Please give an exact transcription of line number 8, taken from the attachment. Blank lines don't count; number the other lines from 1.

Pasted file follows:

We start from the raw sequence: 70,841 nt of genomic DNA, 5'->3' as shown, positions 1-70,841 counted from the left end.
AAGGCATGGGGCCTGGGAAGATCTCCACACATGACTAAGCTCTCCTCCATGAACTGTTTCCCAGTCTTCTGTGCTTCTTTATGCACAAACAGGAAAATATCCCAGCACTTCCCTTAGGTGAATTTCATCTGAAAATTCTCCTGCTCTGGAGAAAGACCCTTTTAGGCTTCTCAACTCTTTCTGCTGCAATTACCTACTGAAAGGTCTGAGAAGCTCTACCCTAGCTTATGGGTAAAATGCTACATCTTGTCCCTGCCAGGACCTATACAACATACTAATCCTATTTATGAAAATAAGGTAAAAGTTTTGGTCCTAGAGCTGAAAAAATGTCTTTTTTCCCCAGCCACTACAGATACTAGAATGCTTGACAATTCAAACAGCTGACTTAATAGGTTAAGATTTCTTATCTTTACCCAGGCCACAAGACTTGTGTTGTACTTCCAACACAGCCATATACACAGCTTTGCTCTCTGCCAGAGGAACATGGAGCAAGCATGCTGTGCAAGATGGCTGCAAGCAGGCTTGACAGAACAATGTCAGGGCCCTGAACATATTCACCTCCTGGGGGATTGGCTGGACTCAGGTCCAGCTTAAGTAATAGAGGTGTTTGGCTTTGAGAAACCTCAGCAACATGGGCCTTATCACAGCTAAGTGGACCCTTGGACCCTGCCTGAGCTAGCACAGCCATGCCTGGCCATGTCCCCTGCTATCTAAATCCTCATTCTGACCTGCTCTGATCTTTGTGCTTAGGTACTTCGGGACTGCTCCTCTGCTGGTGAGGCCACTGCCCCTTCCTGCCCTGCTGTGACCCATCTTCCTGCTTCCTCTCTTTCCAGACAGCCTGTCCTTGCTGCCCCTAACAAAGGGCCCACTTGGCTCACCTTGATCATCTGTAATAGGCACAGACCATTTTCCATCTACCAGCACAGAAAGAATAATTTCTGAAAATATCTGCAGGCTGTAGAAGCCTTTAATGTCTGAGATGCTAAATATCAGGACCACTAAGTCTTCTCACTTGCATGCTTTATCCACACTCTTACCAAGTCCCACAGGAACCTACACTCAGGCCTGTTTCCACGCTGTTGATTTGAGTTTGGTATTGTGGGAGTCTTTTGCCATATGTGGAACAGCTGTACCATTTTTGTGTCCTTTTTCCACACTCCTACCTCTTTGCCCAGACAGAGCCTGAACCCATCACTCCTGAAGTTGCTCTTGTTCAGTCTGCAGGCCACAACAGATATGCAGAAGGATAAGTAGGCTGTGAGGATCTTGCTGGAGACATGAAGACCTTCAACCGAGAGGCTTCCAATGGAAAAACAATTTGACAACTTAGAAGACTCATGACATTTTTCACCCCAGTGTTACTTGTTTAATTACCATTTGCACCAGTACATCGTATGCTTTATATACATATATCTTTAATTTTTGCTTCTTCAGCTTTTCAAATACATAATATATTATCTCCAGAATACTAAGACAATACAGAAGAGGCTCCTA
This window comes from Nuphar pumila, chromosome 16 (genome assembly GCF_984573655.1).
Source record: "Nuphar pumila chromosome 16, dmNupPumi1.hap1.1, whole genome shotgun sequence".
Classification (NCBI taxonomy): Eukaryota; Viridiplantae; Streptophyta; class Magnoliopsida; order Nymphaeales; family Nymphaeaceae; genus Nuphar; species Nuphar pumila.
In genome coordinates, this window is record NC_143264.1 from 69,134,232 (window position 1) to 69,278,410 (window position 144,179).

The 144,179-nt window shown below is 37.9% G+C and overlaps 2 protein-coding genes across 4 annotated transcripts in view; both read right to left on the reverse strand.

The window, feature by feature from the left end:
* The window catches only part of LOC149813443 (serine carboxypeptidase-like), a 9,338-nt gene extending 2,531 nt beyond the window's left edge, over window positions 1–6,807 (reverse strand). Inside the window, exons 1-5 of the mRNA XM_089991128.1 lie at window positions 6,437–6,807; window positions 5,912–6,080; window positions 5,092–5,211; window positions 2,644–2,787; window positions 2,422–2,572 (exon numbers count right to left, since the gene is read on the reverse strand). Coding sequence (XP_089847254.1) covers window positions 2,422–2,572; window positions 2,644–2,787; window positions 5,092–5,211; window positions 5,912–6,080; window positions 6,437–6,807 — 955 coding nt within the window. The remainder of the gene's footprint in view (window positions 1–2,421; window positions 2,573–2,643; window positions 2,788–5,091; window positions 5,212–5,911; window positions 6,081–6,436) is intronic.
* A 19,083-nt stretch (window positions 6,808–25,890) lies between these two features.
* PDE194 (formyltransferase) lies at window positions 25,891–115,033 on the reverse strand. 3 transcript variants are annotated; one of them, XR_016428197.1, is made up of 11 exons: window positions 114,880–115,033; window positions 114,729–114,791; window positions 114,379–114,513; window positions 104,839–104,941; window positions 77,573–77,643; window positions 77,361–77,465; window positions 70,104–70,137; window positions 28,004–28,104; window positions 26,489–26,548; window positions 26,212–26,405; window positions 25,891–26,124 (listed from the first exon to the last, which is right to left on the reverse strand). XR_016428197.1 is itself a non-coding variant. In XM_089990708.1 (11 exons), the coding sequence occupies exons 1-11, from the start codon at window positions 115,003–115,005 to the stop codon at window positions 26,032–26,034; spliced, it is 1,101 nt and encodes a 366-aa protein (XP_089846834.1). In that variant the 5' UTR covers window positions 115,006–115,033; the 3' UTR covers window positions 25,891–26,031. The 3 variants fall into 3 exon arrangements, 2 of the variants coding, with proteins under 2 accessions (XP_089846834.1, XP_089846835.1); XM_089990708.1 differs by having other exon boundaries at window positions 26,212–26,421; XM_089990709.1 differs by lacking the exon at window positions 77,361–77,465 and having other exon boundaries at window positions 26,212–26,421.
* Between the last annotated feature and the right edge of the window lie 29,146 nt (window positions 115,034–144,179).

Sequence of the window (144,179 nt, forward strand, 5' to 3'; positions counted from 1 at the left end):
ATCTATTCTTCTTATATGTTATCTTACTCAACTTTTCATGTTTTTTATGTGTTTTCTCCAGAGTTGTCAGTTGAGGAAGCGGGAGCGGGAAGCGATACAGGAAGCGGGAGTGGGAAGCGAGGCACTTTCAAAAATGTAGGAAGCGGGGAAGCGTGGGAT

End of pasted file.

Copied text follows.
The window, feature by feature from the left end: